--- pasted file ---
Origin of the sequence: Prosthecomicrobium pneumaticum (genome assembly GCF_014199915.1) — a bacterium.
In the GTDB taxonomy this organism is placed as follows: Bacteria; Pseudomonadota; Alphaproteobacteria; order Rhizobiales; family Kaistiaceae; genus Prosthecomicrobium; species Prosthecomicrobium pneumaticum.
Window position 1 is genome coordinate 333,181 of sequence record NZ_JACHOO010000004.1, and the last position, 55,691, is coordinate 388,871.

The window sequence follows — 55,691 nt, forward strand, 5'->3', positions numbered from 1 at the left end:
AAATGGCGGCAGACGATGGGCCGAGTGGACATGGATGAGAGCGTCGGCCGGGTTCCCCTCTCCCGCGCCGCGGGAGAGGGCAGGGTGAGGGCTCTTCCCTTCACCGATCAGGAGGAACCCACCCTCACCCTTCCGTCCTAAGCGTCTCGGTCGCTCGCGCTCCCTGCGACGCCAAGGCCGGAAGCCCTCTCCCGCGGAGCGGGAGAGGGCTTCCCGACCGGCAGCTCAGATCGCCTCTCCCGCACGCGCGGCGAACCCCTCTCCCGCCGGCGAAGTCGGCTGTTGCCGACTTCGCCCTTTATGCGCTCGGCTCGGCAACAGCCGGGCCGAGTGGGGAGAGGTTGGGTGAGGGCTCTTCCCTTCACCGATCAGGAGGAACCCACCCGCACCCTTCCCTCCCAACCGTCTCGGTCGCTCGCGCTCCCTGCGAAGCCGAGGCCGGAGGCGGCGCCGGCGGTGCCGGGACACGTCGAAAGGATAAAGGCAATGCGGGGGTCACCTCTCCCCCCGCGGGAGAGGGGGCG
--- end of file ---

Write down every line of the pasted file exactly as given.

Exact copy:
Origin of the sequence: Prosthecomicrobium pneumaticum (genome assembly GCF_014199915.1) — a bacterium.
In the GTDB taxonomy this organism is placed as follows: Bacteria; Pseudomonadota; Alphaproteobacteria; order Rhizobiales; family Kaistiaceae; genus Prosthecomicrobium; species Prosthecomicrobium pneumaticum.
Window position 1 is genome coordinate 333,181 of sequence record NZ_JACHOO010000004.1, and the last position, 55,691, is coordinate 388,871.

The window sequence follows — 55,691 nt, forward strand, 5'->3', positions numbered from 1 at the left end:
AAATGGCGGCAGACGATGGGCCGAGTGGACATGGATGAGAGCGTCGGCCGGGTTCCCCTCTCCCGCGCCGCGGGAGAGGGCAGGGTGAGGGCTCTTCCCTTCACCGATCAGGAGGAACCCACCCTCACCCTTCCGTCCTAAGCGTCTCGGTCGCTCGCGCTCCCTGCGACGCCAAGGCCGGAAGCCCTCTCCCGCGGAGCGGGAGAGGGCTTCCCGACCGGCAGCTCAGATCGCCTCTCCCGCACGCGCGGCGAACCCCTCTCCCGCCGGCGAAGTCGGCTGTTGCCGACTTCGCCCTTTATGCGCTCGGCTCGGCAACAGCCGGGCCGAGTGGGGAGAGGTTGGGTGAGGGCTCTTCCCTTCACCGATCAGGAGGAACCCACCCGCACCCTTCCCTCCCAACCGTCTCGGTCGCTCGCGCTCCCTGCGAAGCCGAGGCCGGAGGCGGCGCCGGCGGTGCCGGGACACGTCGAAAGGATAAAGGCAATGCGGGGGTCACCTCTCCCCCCGCGGGAGAGGGGGCG